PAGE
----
All my students were pretty much brain dead today, but it wasn’t actually my fault. That said, my brain wasn’t much better.
The school where I work is strange in May. There are lots of school trips and lots of disrupted schedules and lots of partial days. During mid-term exams we focus on our final exams and making lesson plans for the final push whilst everyone else is administering and marking exams and they don’t care about anything else. To give an example of what happens, on the day before exams I told one of my homeroom teachers I had a junior high student who was sitting back, doing nothing and daring me to make him work with a “whatta ya gonna do aboudit?” smirk. The homeroom teacher’s reaction to this news was one part “why is this my problem?”, one part “why are you telling me this now?”, and one part “yeah, how about that.”
(For the record: now that mid-terms are over and I can keep students after school, my student’s about to discover what I’m gonna do aboudit.)
The final push, as I’ve mentioned before, is June. We’ve been at school since early April but still have about half our classes to go because of the strange schedule.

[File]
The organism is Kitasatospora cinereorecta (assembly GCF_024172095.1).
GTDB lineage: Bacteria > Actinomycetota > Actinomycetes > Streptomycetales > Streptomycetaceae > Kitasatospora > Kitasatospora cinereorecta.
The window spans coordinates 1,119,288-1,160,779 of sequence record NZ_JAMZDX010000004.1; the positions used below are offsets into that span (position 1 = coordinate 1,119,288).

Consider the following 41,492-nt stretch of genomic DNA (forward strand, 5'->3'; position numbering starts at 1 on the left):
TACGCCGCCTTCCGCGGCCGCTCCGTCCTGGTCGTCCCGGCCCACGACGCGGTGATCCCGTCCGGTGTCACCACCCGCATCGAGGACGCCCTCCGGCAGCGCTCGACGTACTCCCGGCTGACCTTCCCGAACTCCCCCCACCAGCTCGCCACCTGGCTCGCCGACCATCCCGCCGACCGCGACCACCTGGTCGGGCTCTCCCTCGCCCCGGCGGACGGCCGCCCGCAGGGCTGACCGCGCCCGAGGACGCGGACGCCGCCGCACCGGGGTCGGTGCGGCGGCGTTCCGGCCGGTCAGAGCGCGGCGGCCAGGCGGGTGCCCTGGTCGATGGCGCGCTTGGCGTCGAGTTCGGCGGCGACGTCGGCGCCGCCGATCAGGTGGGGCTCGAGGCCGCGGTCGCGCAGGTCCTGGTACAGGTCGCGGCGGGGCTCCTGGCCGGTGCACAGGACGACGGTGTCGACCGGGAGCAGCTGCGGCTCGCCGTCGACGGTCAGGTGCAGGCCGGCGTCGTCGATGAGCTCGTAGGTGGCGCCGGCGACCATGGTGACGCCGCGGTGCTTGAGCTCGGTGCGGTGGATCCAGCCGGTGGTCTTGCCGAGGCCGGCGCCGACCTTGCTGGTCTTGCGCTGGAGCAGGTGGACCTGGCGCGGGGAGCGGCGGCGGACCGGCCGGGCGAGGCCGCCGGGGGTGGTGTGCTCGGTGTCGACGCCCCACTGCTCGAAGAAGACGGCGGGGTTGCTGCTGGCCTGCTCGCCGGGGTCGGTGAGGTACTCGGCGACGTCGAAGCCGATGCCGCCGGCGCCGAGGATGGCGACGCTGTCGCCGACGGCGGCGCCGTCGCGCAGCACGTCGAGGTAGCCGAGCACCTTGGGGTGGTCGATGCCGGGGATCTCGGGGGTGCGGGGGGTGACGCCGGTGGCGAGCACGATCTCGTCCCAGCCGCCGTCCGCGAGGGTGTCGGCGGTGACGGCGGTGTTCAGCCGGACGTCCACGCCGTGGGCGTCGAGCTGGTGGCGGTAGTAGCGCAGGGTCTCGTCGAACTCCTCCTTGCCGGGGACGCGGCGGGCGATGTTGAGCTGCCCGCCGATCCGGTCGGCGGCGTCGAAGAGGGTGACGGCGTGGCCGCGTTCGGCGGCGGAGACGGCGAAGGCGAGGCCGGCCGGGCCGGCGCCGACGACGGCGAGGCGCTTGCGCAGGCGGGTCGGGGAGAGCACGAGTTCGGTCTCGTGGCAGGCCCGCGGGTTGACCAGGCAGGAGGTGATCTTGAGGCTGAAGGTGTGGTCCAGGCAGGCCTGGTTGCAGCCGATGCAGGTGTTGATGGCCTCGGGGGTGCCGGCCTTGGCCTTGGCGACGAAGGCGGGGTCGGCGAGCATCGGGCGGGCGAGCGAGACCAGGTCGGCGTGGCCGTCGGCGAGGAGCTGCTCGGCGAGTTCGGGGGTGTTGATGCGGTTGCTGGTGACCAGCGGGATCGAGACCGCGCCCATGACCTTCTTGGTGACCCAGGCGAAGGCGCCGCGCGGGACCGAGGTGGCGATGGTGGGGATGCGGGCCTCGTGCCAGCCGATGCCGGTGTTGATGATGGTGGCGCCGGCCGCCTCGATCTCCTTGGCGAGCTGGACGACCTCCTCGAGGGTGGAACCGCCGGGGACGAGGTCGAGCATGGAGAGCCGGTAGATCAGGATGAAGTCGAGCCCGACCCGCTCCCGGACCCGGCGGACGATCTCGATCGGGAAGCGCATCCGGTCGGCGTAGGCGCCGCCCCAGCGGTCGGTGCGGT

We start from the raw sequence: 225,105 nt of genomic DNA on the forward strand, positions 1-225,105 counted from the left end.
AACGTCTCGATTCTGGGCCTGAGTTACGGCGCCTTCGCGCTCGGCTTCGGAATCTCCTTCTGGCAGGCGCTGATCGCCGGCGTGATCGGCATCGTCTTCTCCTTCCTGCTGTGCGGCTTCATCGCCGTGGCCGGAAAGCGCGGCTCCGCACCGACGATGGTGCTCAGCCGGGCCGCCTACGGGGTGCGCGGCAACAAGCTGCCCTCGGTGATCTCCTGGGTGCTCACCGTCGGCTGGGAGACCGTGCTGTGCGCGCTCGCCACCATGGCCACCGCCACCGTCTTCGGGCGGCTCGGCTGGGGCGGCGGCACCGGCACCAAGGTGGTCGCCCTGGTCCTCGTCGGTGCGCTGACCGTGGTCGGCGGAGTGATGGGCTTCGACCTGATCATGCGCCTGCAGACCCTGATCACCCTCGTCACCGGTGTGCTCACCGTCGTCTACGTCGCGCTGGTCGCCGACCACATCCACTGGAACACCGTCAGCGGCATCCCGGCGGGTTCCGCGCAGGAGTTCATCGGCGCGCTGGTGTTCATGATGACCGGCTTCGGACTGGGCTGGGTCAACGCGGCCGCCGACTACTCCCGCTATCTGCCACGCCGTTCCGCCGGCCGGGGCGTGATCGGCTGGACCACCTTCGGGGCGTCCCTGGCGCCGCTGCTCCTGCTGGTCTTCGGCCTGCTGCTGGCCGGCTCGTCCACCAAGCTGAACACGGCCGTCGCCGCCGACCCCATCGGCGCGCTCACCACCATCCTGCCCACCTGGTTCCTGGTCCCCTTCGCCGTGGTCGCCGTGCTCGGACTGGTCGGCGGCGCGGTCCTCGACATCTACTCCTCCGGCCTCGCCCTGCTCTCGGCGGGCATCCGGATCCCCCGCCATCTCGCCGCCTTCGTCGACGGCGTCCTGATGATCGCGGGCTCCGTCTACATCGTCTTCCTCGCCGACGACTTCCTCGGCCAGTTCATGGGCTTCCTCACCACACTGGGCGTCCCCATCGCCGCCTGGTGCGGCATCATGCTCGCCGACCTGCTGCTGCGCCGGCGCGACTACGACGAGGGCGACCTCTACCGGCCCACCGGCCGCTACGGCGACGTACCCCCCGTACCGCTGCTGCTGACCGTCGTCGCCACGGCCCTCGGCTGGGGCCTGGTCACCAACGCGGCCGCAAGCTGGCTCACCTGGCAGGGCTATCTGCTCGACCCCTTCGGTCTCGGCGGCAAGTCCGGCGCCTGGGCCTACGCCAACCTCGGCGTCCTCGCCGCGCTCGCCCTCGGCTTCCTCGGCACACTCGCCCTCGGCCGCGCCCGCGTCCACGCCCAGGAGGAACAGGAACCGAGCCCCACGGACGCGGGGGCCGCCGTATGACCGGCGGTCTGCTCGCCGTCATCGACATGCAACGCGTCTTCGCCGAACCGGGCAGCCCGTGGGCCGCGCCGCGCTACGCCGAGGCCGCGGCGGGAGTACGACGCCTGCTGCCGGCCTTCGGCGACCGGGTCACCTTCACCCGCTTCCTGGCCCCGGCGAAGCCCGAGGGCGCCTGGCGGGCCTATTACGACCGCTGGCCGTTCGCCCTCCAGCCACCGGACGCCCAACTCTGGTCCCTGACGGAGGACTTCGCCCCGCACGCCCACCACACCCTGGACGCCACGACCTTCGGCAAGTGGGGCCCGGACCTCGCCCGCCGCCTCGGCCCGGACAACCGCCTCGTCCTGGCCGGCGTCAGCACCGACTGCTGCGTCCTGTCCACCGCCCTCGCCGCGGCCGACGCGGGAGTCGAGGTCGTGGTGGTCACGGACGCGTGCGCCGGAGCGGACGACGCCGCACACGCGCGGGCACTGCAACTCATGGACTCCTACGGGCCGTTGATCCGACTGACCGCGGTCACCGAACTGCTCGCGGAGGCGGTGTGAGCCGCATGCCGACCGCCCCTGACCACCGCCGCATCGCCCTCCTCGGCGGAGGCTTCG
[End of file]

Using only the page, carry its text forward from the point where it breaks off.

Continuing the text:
Today, though, was especially strange as it fell after two days of mid-term exams. To a student, in three different grades, the students’ attitude was “Whoa? You’re still here?” and “Why the hell are you making us do stuff?”
I had students sleeping; students pretending to use their phones as dictionaries whilst “secretly” texting; a student who walked in with a smile but no text, no pencil and no paper; students who didn’t bother to bring the handout; students who ignored me when I called on them because they weren’t ready; students who did the wrong assignment when it was their turn to speak and had to do it again.
Granted, they are coming down after an intense couple days, but my class doesn’t have mid-terms exams which means, quite frankly, I don’t care about their previous problems.
June is coming and things are about to change. If they think this ends happily, they haven’t been paying attention.